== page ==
• Presentation 1 - by Mark Ohman, UCSD, provides an overview of the NSF LTER program
  • Presentation 2 - by Russ Schmitt, UCSB, provides an overview of the current coastal ocean LTERs
  • Presentation 3 - by Chuck Hopkinson, UGS, provides examples of cross-site research

    Grants for Rapid Response Research (RAPID) and EArly-concept Grants for Exploratory Research (EAGER) replaced the Small Grants for Exploratory Research (SGER) program in 2009. RAPID is a funding mechanism to support quick-response research on natural or anthropogenic disasters and similar unanticipated events. Requests may be for up to $200K and one year duration. The EAGER mechanism supports high-risk, exploratory and potentially transformative research. Requests may be for up to $300K and up to two years duration. These opportunities are not intended to develop a proposal, generate preliminary data or to respond to solely "ship-of-opportunity" situations. For more information on these funding opportunities refer to the Grant Proposal Guide, Chapter II.D.1 and 2. You must contact a program officer in advance of submitting EAGER or RAPID proposals. If you are considering submitting an EAGER or RAPID, contact Dan Thornhill by e-mail ( to discuss your project.


    Student researcher examines Xestospongia muta (Joseph Pawlik, UNC-W)

    In general, the Program does not provide supplemental funding to projects. However, the Program recognizes that unusual circumstances may occur where additional funding is needed to ensure adequate completion of the original scope of the awarded project. In such cases, the Program may provide supplemental support for what we consider unforeseeable, emergency situations (see NSF Proposal and Award Manual X.C.4, for guidance of supplements).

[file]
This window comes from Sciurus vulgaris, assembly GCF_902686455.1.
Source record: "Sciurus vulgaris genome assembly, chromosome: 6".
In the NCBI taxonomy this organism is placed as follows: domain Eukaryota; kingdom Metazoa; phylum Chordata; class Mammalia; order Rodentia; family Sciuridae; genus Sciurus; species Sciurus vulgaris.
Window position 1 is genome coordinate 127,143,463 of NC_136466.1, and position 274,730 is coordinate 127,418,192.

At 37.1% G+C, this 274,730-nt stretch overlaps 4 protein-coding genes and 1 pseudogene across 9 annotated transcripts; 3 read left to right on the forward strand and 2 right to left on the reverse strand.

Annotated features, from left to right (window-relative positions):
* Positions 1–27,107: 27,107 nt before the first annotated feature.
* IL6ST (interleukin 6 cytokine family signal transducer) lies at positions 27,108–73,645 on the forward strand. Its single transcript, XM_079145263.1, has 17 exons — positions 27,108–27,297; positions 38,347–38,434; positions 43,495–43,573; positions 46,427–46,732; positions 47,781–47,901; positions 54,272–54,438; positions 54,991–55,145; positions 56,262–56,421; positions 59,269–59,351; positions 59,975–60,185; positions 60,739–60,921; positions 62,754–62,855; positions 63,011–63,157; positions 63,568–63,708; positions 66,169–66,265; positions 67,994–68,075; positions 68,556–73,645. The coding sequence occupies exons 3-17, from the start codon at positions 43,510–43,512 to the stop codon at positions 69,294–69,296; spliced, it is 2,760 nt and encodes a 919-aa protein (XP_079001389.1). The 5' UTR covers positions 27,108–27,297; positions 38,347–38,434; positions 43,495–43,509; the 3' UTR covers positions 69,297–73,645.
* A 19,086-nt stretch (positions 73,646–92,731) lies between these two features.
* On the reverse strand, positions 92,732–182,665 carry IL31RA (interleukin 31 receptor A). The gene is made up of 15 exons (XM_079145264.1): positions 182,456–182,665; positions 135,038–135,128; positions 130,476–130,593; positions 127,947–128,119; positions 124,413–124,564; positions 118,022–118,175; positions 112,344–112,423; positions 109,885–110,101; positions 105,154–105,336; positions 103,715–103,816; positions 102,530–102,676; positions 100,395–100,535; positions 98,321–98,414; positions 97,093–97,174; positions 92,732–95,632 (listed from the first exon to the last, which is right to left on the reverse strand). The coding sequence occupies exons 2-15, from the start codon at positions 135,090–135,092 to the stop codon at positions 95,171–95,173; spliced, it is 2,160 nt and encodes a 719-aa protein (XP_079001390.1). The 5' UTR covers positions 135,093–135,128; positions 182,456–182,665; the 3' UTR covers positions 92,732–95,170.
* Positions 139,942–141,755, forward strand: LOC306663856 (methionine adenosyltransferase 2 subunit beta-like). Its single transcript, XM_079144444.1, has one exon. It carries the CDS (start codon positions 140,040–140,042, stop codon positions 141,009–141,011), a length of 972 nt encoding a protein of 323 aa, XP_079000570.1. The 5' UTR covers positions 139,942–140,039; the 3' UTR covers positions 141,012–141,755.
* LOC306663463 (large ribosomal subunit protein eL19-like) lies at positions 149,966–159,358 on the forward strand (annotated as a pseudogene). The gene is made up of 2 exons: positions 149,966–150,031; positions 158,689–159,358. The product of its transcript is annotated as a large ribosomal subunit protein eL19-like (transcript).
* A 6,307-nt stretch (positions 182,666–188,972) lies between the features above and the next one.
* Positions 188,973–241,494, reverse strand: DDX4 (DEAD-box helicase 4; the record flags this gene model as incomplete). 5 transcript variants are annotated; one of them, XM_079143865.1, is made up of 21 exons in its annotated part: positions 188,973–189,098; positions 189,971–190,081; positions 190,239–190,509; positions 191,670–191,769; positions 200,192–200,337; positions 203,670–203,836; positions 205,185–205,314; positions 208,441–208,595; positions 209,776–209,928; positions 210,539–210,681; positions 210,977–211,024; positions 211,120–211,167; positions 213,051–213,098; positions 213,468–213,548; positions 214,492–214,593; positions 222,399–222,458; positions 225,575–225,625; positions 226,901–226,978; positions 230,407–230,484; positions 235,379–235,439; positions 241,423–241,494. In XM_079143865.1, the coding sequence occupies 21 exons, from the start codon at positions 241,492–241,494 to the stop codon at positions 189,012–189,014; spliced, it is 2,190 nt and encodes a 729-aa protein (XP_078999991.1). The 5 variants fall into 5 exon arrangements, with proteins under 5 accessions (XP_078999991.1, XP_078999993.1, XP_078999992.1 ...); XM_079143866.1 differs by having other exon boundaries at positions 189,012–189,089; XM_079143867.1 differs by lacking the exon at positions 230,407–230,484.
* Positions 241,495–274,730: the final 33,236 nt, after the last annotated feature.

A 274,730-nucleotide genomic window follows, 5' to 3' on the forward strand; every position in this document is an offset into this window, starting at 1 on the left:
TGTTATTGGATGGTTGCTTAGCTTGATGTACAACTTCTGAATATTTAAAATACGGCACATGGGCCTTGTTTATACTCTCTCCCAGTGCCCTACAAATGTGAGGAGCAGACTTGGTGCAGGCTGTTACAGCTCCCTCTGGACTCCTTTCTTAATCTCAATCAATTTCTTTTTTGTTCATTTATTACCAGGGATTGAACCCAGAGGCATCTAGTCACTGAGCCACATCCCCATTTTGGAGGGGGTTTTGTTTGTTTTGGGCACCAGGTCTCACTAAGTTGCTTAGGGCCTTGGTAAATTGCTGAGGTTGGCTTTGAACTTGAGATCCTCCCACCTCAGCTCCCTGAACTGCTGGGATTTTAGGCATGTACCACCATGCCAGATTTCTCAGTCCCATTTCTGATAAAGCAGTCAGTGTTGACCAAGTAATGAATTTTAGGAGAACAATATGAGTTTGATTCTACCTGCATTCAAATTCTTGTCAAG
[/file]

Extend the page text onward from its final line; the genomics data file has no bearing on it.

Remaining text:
Investigators are encourage to include REU, RET and ROA activities (described below) in proposals rather than request supplements post award. However, if a unique opportunity arises, the Program may provide supplemental support to awards from the core program. Awards submitted to cross directorate or special compeitions (such as SEES) typically do not have supplemental funds available. Before submitting any supplement request, an investigator should contact Gayle Pugh (

    Research Experiences for Undergraduates (REU): REU supplements to ongoing projects provide a mechanism to support meaningful opportunities to undergraduate students. As noted above, the Program does not intend for the post-award supplement mechanism to provide annual support for REU activities. In general, undergraduate support should be included in the proposal at the time of submission. If you are considering an REU supplement request, send an email to Gayle Pugh ( prior to February 1 (annually).

    Research Experiences for Teachers (RET): RET activities are designed to enhance the professional development of science teachers through participation in new or on-going NSF-funded research projects as detailed in the "Dear Colleague" Letter NSF 11-052. PIs are encouraged to include outreach programs for K-12 teachers within the broader impacts of a proposal at the time of submission. Supplements to ongoing projects are intended to provide opportunities for novel ideas that transpire after the project is underway. RET requests must be made with at least 12 months remaining on the grant.

    Research Opportunity Awards (ROA): ROA activities are part of the NSF-wide Research at Undergraduate Institutions program. ROAs enable faculty at predominately undergraduate institutions, including community colleges, to pursue research as visiting scientists with NSF-supported investigators at other institutions. The purpose of ROA activities is to enhance the research productivity and professional development of science faculty at undergraduate institutions. In addition, research activities should contribute to basic knowledge in science and provide opportunities to integrate research and undergraduate education.